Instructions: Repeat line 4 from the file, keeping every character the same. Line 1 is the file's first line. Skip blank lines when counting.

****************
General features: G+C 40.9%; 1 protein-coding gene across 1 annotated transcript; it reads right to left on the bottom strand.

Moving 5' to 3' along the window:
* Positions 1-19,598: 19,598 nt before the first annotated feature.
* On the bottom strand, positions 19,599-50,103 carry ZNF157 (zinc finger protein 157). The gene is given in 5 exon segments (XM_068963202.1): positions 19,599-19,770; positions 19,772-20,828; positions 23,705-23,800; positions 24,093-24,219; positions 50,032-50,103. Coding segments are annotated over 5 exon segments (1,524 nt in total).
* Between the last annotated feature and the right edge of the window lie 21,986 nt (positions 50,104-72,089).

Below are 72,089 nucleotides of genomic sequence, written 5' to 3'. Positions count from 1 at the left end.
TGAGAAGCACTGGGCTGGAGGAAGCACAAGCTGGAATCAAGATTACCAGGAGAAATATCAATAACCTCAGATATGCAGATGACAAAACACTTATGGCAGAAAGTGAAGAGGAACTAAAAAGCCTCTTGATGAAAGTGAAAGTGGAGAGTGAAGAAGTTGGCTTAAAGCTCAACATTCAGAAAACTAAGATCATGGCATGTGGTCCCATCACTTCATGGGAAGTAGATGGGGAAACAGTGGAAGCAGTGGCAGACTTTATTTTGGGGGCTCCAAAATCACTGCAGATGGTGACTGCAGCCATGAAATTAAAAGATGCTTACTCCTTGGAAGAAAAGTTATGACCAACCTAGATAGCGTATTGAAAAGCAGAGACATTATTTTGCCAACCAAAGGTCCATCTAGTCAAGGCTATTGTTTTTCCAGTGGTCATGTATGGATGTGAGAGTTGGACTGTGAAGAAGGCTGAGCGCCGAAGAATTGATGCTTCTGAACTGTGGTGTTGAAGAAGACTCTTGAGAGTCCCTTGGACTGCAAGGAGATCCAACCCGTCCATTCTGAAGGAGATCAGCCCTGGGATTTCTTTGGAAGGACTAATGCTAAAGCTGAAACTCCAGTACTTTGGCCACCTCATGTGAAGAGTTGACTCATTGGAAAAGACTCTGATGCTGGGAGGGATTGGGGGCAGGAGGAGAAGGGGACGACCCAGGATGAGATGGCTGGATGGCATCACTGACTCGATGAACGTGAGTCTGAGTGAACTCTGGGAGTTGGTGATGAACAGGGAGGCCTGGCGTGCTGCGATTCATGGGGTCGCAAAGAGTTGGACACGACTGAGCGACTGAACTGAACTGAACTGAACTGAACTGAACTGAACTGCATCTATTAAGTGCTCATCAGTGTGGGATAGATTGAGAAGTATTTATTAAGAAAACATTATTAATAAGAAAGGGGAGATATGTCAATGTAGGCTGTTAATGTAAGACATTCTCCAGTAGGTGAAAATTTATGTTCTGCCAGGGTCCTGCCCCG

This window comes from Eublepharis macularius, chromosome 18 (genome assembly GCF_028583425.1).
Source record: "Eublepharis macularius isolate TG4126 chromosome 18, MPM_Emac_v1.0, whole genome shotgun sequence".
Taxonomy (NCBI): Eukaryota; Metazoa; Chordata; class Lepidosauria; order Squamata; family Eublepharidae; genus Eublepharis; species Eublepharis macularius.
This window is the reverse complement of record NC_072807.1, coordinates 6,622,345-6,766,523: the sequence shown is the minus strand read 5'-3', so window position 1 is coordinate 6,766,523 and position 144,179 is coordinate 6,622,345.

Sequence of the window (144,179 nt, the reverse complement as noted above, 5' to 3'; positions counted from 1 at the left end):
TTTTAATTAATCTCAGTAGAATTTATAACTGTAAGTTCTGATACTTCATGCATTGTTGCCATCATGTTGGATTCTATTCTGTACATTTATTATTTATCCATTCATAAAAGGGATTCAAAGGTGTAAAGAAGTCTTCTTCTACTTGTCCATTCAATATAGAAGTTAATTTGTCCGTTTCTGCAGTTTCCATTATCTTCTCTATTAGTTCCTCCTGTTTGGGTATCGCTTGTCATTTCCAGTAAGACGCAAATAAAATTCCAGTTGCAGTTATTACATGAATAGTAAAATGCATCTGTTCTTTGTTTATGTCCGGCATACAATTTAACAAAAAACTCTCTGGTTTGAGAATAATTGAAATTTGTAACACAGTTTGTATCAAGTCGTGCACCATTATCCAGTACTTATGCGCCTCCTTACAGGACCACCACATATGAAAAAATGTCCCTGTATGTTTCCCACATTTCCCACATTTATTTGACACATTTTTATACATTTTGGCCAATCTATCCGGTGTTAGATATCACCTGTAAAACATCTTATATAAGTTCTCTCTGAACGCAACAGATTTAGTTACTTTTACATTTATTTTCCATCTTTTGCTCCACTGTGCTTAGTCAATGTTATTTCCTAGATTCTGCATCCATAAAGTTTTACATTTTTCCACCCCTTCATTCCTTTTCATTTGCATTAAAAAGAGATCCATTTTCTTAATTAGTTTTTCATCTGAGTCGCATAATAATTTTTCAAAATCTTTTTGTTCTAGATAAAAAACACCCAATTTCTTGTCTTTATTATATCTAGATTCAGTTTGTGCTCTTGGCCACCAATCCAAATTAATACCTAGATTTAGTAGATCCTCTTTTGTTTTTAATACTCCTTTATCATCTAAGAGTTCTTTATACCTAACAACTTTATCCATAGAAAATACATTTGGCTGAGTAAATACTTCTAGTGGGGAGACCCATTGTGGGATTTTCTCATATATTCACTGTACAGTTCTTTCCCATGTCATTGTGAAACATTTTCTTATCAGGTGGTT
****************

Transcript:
* On the bottom strand, positions 19,599-50,103 carry ZNF157 (zinc finger protein 157). The gene is given in 5 exon segments (XM_068963202.1): positions 19,599-19,770; positions 19,772-20,828; positions 23,705-23,800; positions 24,093-24,219; positions 50,032-50,103. Coding segments are annotated over 5 exon segments (1,524 nt in total).